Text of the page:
polynucleotide love


from The American Heritage® Dictionary of the English Language, 5th Edition.

  • noun A polymeric compound, usually DNA or RNA, consisting of a number of nucleotides.

from Wiktionary, Creative Commons Attribution/Share-Alike License.

  • noun biochemistry A polymeric macromolecule composed of many nucleotides; examples include DNA and RNA


Sorry, no etymologies found.


  • In the current study, UCLA scientists show a new role for a protein called polynucleotide phosphorylase (PNPASE) in regulating the import of RNA into mitochondria.

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  • John J. Kasianowicz et al., “Characterization of individual polynucleotide molecules using a membrane channel,” Proceedings of the National Academy of Sciences USA 93 1996, 13770–13773.

    The $1,000 Genome

  • University, who worked at that time on translocation of proteins across the endoplasmic reticulum (ER) membrane, a process that involves cleavage of the leader peptide by signal peptidase, to Jeffrey Roberts in Cornell University who worked on E. coli RecA protein-directed cleavage of phage l repressor and its requirement for polynucleotide, and to Harvey Lodish at the M.I.T. who worked, among other subjects, on processing of viral polyproteins.

    Aaron Ciechanover - Autobiography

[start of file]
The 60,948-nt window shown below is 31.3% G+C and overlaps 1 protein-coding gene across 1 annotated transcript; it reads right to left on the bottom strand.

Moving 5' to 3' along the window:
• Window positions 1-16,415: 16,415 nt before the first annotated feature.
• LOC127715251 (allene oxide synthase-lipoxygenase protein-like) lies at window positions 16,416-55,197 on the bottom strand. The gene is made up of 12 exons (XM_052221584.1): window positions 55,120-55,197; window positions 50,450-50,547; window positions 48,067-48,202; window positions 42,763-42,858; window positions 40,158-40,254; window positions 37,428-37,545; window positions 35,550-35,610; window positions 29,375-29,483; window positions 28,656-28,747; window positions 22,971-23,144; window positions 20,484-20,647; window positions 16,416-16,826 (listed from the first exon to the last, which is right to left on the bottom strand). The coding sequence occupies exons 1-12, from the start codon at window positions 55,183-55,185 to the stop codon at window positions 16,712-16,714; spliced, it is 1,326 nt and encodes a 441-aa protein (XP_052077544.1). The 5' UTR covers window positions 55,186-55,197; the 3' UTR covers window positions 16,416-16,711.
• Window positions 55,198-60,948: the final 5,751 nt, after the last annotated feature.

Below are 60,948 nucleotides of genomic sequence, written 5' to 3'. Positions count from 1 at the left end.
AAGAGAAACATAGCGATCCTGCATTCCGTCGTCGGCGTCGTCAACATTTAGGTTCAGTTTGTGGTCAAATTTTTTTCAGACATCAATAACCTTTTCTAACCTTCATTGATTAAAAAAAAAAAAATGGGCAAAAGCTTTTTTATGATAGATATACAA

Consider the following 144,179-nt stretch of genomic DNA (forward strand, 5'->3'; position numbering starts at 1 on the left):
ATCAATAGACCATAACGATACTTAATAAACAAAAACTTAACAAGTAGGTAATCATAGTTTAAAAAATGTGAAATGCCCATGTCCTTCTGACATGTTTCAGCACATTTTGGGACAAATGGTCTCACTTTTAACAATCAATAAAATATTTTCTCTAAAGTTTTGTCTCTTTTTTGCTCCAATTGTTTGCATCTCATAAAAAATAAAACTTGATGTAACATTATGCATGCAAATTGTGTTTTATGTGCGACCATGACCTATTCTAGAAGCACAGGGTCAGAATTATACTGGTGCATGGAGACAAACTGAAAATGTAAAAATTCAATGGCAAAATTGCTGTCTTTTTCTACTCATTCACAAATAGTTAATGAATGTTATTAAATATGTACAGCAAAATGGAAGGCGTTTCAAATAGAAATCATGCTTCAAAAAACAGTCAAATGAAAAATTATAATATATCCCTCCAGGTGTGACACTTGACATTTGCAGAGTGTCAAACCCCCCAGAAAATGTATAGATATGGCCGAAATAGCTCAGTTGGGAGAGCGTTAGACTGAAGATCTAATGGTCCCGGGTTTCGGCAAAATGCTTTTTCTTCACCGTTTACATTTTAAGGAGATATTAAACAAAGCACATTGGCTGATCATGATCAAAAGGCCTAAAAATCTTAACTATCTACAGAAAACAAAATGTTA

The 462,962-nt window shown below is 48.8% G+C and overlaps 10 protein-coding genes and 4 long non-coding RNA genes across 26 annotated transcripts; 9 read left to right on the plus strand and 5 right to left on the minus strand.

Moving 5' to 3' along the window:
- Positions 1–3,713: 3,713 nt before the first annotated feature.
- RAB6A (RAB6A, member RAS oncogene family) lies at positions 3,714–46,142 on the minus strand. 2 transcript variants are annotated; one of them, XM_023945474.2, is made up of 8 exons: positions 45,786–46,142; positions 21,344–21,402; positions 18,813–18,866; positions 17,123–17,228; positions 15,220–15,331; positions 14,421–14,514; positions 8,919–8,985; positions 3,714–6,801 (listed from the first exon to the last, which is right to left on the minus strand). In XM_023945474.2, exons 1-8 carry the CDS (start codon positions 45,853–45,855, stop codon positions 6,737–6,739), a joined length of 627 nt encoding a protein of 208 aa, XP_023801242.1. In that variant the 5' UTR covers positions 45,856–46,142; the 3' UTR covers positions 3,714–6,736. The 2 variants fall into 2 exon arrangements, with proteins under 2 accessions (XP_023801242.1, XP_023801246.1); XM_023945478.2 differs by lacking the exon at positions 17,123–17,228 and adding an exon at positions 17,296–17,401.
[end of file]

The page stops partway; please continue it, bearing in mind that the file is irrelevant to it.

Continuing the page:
• “A general function of noncoding polynucleotide sequences”, Molecular Biology Reports.

    Uncommon Despair - The Panda's Thumb

  • But years of careful effort to find an enzyme-free polynucleotide system able to undergo replication cycles by sequentially and correctly adding the proper nucleotide to the newly synthesized strand have not yet succeeded 5,6.

    Good Math, Bad Math, and David Berlinkski - The Panda's Thumb

  • “A polynucleotide system based on a ribozyme polymerase able sequentially to add the correct nucleotides and thus copy itself might work.”

    Good Math, Bad Math, and David Berlinkski - The Panda's Thumb

  • Watson and Crick found that certain evidence ex cluded the possibility that the two polynucleotide chains of a DNA molecule are paranemically coiled, that is, are so coiled that they can simply slip into and out of each other.


  • For example, a polynucleotide, which I shall call poly (U, C), having about equal amounts of uracil and cytosine in

    Francis Crick - Nobel Lecture

  • Moreover there is preliminary evidence9 which suggests that secondary structure within a polynucleotide inhibits the power to stimulate protein synthesis.

    Francis Crick - Nobel Lecture

  • From such work it appears that, with minor reservations, each polynucleotide incorporates a characteristic set of amino acids.

    Francis Crick - Nobel Lecture


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